Should You Charge a Flat Fee or an Hourly Rate?
"I run a home organizing business.
"When I do a job for a client, my work is divided into two parts: the first part is the 'design' phase, when I look at the client's home and make recommendations -- including detailed drawings -- as to how they can improve their closets and other storage spaces.
"Once the client approves my designs, the second part is the 'implementation' phase, when I purchase the materials and install everything in the closets and storage spaces. Many of the vendors I deal with are 'to the trade only' in that they will only work through people like me.
"Earlier this year I committed to a big job. To get the work, I quoted a flat fee for the design phase of the project ($8,000), and an hourly rate for the implementation (purchase and install) phase. The client signed my contract and paid a $2,000 advance against the flat fee.
"Well, the client turned out to be the client from Hell -- they accepted my initial designs but then changed their minds, then changed their minds again when I submitted revised designs. I had to wait days for them to return phone calls and e-mails. I went through four different designs before they finally accepted one.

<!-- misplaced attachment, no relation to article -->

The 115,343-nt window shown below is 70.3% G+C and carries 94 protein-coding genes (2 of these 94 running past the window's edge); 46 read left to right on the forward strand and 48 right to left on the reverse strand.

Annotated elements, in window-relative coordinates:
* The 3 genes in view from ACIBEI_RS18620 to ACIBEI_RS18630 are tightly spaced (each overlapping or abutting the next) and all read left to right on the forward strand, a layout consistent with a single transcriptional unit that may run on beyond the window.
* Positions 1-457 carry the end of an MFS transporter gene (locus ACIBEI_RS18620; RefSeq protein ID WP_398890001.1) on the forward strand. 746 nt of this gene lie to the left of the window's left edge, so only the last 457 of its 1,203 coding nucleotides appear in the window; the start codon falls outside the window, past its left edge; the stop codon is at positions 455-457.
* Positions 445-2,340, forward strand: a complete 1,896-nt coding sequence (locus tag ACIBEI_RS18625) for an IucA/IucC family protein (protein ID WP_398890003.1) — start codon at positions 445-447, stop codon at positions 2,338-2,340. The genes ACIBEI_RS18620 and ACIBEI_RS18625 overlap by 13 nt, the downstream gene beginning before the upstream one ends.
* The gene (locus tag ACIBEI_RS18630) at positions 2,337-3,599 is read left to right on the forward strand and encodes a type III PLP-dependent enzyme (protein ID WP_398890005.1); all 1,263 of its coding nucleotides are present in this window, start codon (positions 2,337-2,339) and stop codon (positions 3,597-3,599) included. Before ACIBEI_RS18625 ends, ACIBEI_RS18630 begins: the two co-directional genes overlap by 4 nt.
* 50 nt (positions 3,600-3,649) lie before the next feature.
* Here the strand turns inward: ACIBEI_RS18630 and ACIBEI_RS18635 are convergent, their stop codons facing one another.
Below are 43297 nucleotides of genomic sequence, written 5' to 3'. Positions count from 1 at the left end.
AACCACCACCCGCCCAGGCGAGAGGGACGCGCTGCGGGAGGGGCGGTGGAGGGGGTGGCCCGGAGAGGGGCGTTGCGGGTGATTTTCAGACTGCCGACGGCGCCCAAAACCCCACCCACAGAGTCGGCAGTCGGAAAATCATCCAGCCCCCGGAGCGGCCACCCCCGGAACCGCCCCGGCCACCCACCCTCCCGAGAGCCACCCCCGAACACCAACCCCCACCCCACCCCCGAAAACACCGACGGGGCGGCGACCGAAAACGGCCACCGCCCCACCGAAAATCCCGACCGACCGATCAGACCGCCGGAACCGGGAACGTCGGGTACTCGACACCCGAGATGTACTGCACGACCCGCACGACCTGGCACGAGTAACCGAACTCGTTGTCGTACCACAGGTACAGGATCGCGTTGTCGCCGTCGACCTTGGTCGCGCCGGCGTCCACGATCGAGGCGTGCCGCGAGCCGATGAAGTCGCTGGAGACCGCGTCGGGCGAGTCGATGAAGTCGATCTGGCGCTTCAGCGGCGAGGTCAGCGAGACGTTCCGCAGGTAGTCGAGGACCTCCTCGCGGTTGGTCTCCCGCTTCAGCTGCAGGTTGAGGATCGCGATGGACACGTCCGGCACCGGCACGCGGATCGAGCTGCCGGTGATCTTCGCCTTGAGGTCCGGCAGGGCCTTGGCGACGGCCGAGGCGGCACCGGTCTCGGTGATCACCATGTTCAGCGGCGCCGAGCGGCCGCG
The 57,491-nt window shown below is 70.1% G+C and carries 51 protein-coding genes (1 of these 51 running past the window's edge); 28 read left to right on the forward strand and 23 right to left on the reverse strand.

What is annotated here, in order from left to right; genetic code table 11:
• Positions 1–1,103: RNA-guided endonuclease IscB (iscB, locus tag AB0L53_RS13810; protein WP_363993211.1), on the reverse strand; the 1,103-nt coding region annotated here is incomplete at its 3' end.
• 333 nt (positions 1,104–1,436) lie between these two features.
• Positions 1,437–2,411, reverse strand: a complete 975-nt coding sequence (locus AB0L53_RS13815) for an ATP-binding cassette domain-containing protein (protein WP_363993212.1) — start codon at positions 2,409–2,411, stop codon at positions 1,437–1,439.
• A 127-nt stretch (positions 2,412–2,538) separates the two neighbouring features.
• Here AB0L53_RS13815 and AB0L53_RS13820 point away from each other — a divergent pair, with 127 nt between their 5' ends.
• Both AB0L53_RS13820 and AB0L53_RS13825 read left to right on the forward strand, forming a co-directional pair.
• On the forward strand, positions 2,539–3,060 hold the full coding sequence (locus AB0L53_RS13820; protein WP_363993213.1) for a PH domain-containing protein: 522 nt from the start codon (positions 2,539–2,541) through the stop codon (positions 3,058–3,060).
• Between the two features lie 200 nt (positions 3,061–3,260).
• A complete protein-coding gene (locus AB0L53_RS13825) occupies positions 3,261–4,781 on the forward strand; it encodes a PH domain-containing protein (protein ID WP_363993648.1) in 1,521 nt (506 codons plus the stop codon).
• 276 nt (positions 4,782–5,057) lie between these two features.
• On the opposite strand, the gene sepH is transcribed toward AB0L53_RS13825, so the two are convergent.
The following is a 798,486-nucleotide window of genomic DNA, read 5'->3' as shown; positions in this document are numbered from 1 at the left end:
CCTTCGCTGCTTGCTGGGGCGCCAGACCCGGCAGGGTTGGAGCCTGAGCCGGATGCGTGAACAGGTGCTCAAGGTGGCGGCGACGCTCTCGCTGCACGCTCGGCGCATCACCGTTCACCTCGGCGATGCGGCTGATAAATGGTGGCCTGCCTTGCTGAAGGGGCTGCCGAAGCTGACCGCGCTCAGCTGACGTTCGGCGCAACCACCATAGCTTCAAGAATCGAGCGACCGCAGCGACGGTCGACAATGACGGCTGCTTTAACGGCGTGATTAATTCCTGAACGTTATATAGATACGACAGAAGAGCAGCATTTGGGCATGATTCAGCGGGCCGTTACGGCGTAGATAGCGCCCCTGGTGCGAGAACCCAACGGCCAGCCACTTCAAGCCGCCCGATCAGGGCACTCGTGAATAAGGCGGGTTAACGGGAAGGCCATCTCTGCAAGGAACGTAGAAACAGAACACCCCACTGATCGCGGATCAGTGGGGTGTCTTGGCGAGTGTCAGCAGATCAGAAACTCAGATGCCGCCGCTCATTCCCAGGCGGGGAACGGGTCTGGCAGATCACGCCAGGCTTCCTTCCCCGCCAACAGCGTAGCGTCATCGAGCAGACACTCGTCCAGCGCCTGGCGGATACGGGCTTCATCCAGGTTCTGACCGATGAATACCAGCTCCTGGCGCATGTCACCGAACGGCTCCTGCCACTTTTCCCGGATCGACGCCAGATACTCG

"Had I billed by the hour for the design phase, I would have earned $15,000, but had to settle for the $8,000 flat fee I quoted.
"It gets worse: when I submitted my invoice for the $6,000 balance for the design work, the client refused to pay and terminated my contract, wailing and moaning about what a terrible job I did and threatening to post negative reviews on Yelp.com. They have offered to pay me $1,000 to settle, which is an insult given the amount of time I put into this project.
"I have since learned that they have approached two of my competitors asking for quotes to implement the design I prepared for them, so I know they were satisfied with my work.
"I can sue them in small claims court but would be limited to a $2,500 recovery. Also, the courts are backlogged here due to the Covid-19 pandemic and it will take months before the case gets on the court calendar. What should I do differently to avoid these kinds of situation in the future?"
As you have learned the hard way, not every client you deal with is nice, honest and reputable. Sadly, there are some people in this world who will sign contracts without any intent to comply with them, calculating that they can bully you into a better deal later on. This is especially true when the amounts involved are relatively small.